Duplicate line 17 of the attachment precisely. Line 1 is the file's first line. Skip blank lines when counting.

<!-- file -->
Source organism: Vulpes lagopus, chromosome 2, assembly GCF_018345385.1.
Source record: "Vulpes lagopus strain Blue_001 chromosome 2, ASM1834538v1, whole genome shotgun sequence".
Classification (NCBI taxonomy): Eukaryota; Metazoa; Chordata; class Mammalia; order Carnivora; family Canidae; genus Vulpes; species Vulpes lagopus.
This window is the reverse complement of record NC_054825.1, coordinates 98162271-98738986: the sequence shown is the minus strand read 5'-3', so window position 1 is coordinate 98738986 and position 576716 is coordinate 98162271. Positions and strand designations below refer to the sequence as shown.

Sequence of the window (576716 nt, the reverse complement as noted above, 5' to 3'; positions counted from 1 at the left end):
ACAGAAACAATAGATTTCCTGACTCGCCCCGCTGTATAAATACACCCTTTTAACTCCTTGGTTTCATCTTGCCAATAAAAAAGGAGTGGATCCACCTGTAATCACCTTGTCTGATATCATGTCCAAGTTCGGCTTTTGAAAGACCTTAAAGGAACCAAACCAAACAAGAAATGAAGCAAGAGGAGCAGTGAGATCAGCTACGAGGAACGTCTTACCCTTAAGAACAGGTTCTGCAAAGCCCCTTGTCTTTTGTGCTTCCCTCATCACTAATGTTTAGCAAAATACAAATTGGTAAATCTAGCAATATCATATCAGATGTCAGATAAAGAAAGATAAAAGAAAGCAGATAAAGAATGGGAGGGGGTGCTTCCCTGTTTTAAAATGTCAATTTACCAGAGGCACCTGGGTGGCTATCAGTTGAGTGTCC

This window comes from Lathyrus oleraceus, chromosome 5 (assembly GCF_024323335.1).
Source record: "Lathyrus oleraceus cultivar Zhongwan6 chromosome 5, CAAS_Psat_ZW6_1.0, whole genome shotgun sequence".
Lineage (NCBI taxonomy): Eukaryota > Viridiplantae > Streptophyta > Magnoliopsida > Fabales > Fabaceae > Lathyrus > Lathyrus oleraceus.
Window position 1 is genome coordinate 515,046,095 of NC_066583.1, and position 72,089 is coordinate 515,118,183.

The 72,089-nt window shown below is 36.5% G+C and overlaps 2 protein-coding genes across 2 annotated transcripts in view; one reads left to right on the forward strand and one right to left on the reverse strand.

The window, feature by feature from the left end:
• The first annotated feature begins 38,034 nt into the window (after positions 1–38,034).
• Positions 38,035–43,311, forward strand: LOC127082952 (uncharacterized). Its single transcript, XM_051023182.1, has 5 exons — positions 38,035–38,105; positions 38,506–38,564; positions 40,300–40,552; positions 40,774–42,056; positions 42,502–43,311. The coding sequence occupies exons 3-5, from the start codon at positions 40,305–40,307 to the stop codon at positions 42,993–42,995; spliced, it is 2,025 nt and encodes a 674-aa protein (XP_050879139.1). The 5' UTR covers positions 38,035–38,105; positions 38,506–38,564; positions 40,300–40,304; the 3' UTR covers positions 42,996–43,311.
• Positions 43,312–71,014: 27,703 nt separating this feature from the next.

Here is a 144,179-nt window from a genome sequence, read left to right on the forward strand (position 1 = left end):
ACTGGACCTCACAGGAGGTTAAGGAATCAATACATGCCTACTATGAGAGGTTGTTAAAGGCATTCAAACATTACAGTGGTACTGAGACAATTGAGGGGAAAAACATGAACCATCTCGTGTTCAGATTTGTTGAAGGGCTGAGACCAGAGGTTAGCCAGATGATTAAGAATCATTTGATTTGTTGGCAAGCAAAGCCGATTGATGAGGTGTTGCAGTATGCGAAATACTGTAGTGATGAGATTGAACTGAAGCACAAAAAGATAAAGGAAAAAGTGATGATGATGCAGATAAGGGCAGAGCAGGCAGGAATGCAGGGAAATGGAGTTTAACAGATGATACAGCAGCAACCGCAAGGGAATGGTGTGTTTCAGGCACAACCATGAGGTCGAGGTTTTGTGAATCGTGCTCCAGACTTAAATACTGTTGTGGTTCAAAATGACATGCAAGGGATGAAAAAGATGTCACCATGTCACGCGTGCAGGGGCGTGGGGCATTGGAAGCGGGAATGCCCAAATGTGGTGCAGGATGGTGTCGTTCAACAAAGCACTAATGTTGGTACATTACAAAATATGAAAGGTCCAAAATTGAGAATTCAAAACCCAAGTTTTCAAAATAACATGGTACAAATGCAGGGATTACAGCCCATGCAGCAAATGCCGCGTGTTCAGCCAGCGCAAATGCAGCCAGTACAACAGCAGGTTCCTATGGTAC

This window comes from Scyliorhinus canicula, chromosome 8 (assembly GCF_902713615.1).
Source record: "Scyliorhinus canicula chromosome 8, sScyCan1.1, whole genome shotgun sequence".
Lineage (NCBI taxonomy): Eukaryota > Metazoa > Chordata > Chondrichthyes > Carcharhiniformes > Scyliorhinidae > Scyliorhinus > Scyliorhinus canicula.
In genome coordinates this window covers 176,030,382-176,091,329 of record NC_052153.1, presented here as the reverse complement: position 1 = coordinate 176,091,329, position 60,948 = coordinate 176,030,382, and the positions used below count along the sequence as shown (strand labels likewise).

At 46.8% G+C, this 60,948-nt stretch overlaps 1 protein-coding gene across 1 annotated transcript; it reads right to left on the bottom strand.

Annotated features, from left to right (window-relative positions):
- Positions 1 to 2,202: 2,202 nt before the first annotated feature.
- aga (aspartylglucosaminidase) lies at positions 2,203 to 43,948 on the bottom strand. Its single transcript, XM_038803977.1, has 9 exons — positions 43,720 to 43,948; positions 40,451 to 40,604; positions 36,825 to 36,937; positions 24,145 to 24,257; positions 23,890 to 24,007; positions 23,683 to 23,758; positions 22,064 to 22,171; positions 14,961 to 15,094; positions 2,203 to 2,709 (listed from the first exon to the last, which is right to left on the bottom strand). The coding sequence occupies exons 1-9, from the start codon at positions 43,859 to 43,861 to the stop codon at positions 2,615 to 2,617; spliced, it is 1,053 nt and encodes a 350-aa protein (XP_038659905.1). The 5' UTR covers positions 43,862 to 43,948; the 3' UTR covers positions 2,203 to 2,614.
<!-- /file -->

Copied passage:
ACTGGACCTCACAGGAGGTTAAGGAATCAATACATGCCTACTATGAGAGGTTGTTAAAGGCATTCAAACATTACAGTGGTACTGAGACAATTGAGGGGAAAAACATGAACCATCTCGTGTTCAGATTTGTTGAAGGGCTGAGACCAGAGGTTAGCCAGATGATTAAGAATCATTTGATTTGTTGGCAAGCAAAGCCGATTGATGAGGTGTTGCAGTATGCGAAATACTGTAGTGATGAGATTGAACTGAAGCACAAAAAGATAAAGGAAAAAGTGATGATGATGCAGATAAGGGCAGAGCAGGCAGGAATGCAGGGAAATGGAGTTTAACAGATGATACAGCAGCAACCGCAAGGGAATGGTGTGTTTCAGGCACAACCATGAGGTCGAGGTTTTGTGAATCGTGCTCCAGACTTAAATACTGTTGTGGTTCAAAATGACATGCAAGGGATGAAAAAGATGTCACCATGTCACGCGTGCAGGGGCGTGGGGCATTGGAAGCGGGAATGCCCAAATGTGGTGCAGGATGGTGTCGTTCAACAAAGCACTAATGTTGGTACATTACAAAATATGAAAGGTCCAAAATTGAGAATTCAAAACCCAAGTTTTCAAAATAACATGGTACAAATGCAGGGATTACAGCCCATGCAGCAAATGCCGCGTGTTCAGCCAGCGCAAATGCAGCCAGTACAACAGCAGGTTCCTATGGTAC